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Algerian Turmoil


The fundamental change across North Africa is that, increasingly rejected in Europe, people are becoming more Arab, Islamic and Middle Eastern, and less distinctively North African and Francophone. Elderly professors are striving to improve their Arabic because their students no longer handle French. Where an older generation looked down on Arabs of the Middle East, younger adults are increasingly pro-PLO, pro-Iraq and involved.

This has played out differently in Morocco, where King Hassan keeps a tight lid; in Tunisia, where President Zine Abidine Ben Ali carts Moslem agitators off to jail; and in Algeria, where President Chadli Benjedid granted free elections, only to suppress the process along with the unrest it inspired.

Independent as a leftist, one-party dictatorship since 1962, and increasingly Stalinist after the 1965 coup, Algeria was shaken by riots in 1988 for higher living standards, open politics and social justice. The unrest discredited the army and the ruling National Liberation Front (FLN). President Chadli allowed opposition parties to operate, leading to startling victories by the Islamic Salvation Front in local elections last June. With parliamentary elections set for this June 27, the Islamic Salvation Front took to the streets in political strikes, paralyzing Algiers, demanding a presidential election as well.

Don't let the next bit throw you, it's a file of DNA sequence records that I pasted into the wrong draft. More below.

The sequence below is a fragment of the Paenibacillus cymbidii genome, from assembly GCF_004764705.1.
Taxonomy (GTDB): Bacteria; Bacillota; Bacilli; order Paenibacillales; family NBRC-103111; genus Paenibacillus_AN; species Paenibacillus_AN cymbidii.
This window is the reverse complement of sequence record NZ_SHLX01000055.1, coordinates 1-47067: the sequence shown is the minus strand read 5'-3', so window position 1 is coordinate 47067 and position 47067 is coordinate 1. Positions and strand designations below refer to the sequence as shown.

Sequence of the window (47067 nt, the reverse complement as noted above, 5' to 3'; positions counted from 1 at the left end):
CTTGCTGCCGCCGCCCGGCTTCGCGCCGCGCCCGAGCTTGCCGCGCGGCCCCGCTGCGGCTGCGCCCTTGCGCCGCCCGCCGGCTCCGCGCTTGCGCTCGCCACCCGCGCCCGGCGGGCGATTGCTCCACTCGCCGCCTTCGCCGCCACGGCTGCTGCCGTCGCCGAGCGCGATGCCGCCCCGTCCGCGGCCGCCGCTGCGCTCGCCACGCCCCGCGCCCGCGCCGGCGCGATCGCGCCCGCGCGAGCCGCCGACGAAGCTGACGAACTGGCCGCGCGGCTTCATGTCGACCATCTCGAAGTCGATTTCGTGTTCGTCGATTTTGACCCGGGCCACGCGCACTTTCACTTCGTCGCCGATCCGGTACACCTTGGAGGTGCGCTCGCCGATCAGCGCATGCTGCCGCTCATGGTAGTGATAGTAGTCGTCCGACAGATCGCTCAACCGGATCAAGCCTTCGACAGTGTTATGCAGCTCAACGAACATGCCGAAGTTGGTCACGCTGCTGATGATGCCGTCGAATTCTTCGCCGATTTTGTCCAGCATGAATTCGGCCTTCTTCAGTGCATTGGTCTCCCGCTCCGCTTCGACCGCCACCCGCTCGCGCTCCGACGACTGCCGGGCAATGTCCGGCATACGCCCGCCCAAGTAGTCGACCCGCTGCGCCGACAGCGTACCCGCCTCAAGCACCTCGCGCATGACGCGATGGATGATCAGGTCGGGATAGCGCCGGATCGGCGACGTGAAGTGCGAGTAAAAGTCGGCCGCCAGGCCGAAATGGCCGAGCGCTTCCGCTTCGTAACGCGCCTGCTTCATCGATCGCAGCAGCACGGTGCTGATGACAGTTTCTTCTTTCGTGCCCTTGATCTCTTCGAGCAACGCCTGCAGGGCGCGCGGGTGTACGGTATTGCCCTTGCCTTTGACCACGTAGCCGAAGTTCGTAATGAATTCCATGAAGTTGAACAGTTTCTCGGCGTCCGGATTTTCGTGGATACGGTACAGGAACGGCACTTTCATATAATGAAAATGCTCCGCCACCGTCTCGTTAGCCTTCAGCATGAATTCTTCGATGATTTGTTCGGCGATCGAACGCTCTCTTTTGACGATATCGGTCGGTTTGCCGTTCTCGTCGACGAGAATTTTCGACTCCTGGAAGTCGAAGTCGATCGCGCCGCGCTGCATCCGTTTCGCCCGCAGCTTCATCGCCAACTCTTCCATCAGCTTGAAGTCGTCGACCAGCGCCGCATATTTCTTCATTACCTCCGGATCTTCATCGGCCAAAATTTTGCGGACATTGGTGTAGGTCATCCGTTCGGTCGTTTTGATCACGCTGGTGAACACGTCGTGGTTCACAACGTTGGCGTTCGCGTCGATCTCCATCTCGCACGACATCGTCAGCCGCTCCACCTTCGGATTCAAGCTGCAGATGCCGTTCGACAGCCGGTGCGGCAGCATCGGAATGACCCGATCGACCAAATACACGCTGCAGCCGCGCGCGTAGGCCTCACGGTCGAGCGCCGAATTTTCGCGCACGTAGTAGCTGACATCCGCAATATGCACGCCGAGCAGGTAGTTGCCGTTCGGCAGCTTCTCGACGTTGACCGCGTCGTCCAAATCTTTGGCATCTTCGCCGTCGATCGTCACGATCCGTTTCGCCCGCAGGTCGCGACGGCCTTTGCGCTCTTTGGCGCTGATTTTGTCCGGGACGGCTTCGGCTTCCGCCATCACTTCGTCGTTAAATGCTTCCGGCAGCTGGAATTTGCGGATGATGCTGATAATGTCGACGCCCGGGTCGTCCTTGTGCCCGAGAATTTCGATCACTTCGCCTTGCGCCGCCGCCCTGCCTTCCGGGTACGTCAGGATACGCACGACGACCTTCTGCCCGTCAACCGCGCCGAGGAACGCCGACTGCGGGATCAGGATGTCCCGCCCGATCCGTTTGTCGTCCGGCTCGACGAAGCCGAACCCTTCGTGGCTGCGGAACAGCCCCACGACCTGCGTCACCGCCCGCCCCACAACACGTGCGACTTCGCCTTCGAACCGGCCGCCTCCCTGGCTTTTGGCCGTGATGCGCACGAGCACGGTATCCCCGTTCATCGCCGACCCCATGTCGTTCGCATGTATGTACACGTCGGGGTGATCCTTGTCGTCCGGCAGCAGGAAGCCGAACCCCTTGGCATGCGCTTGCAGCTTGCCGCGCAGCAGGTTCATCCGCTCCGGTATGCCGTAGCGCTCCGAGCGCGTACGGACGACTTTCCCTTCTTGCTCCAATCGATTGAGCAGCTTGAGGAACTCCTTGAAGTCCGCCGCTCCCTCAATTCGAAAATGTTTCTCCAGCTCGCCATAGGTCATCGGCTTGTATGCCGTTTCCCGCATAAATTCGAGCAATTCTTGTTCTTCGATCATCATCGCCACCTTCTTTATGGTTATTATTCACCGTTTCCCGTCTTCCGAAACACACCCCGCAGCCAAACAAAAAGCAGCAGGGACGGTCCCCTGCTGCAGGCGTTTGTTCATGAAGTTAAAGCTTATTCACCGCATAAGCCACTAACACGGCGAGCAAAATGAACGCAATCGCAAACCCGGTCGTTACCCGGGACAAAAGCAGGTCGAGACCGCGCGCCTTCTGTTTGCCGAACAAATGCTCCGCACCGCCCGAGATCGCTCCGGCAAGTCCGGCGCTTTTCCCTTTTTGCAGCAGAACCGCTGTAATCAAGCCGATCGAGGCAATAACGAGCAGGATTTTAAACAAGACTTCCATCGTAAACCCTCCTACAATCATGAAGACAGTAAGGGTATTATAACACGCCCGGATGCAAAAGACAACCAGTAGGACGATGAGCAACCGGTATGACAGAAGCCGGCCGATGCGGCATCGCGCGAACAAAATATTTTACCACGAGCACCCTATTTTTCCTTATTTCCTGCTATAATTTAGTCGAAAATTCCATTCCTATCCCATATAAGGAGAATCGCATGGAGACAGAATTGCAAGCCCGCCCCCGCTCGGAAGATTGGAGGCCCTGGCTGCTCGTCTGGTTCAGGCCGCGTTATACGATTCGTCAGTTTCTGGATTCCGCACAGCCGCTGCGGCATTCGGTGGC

Why would the presumed winner of a parliamentary election do this? One theory was that the fundamentalists' victory last year was an illusory message by the voters to the FLN, but not an endorsement of Islamic rule, and that the Islamic Front was heading to defeat. In any case, 11 days of violence ended Wednesday when President Chadli sent in the tanks, imposed the state of siege, suspended the elections, sacked the FLN government and appointed a new prime minister in search of non-FLN coalition ministers. The Islamic Salvation Front found cause to call off its protest and claims to have a presidential assurance of both parliamentary and presidential elections later this year.

With 25 million people, Africa's second biggest land area and a powerful if declining oil industry, Algeria matters. For one year it led the Arab world toward democracy, but now it is just another country where democracy is seen not to work because electoral victors won't tolerate it. The next move is up to the president, with the army at his side.

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